Hooroo Cobba: Nollsie Steals The Limelight In Uber Eats’ New Campaign
— 16 January 2023

Hooroo Cobba: Nollsie Steals The Limelight In Uber Eats’ New Campaign

— 16 January 2023
Boss Hunting
Boss Hunting

They say time heals all wounds, with this year marking two decades since a generation of young Australians learnt the meaning of the phrase “daylight robbery.”

But 20 years on, it’s clear that Shannon Noll’s 2003 loss to Guy Sebastian, for the inaugural Australian Idol crown, did little to harm the singer’s longevity. Winner of the top prize or not, Nollsie – as he is affectionately known across the nation – is still kicking. Having proudly outlived the expiry date of almost every Australian music and TV personality of that era, the legend of Shannon Noll continues to write itself.

Nollsie’s reputation proceeds him. His anthems still command the pubs, clubs, and karaoke bars with a conviction that’ll forever rival Australian greats like John Farnham and Jimmy Barnes. But when the man walks into a room – or we walk onto his soundstage for Uber Eats’ latest commercial – he’s not one to expect you, the guy next to you, or your grandma to know or care who he is.


Layered head to toe in black Wrangler denim (or similar) and draped in enough wearable silver to rival Jack Sparrow, Nollsie is grinning ear to ear for the cameras as we walk onto set. It’s not a forced smile, either. He’s clearly just happy to be there.

Despite coming out of the gates strong in his early days, by 2015, the man had naturally dipped into his twilight era. The days of knockout multi-platinum albums were well and truly in the rearview mirror, although one can’t deny his musical achievements up until this point, which also included 10 consecutive top-10 singles. Remarkable feats in their own right for a country fella who got a leg-up from national television with a mixture of talent and luck.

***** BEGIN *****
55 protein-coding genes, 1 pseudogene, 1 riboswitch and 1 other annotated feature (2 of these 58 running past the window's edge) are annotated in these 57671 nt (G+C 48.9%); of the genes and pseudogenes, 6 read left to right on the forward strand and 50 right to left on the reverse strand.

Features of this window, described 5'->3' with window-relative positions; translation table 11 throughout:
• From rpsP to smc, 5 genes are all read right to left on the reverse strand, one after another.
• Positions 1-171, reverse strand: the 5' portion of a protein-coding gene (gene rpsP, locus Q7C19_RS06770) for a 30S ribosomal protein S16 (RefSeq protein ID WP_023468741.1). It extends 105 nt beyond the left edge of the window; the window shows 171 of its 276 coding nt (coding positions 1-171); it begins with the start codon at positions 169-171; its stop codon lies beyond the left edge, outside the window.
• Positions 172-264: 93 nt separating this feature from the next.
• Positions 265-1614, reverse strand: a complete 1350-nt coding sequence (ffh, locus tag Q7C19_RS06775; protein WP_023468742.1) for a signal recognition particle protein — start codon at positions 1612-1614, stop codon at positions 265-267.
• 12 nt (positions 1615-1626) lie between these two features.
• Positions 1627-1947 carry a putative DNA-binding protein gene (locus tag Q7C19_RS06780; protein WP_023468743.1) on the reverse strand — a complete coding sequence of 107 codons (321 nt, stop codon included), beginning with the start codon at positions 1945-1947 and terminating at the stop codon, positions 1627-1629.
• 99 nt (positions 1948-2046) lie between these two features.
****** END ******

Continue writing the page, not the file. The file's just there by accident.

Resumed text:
And as the years rolled by, Nollsie grew into a family man who unlocked the simple pleasures of life out in the sticks, raising kids in a way he knew all too well from his upbringing in the tiny New South Wales country town of Condobolin. He still relished any opportunity to pick up the mic, but life went on.

Then came the renaissance that no one saw coming. A social media frenzy that danced the line between admiration, trolling, and classic Aussie humour. An unassuming Facebook post back in 2016 ignited Nollsie’s rebound to the forefront of Australia’s pop culture zeitgeist.

It’s not even worth asking how or why it happened, it just did, and followers fanned the flames with enthusiasm. The everyday upload and harmless caption opened the floodgates to a sea of playful comments, with each sexual innuendo attempting to one-up the last.

This carried on for years. From photos of tractors to pet ponies, commenters would mimic each other and take aim at the day’s post before ending with “nah just yanking ya chain cobba!” Wherever the man went, the hype train followed. All the while Nollsie kept his followers guessing. Was he playing into it? Did he ever realise he’d essentially been ‘memeafied’?

Then, like magic, the gigs started rolling in again, the tickets sold out once more, and brands grabbed onto the coat-tails of an Australiana revival story original ’03 fans could one day tell their kids about.

Jump forward five or so years and this bizarre sequence of events has brought us face to face with the man himself after the camera shutters fell silent on set with Uber Eats. Following a quick time-out for an obligatory dart and a few how-ya-goin pleasantries later, we were soon chatting about our favourite pubs, his warm-up routines, and a surprisingly impressive golf handicap.

Catch Shannon alongside Mark Philippoussis, Abbie Chatfield, and the Jenner mother/daughter duo in the extended cut of Uber’s Almost Almost Anything campaign, which dropped today, and then watch our yarn with Nollsie below.


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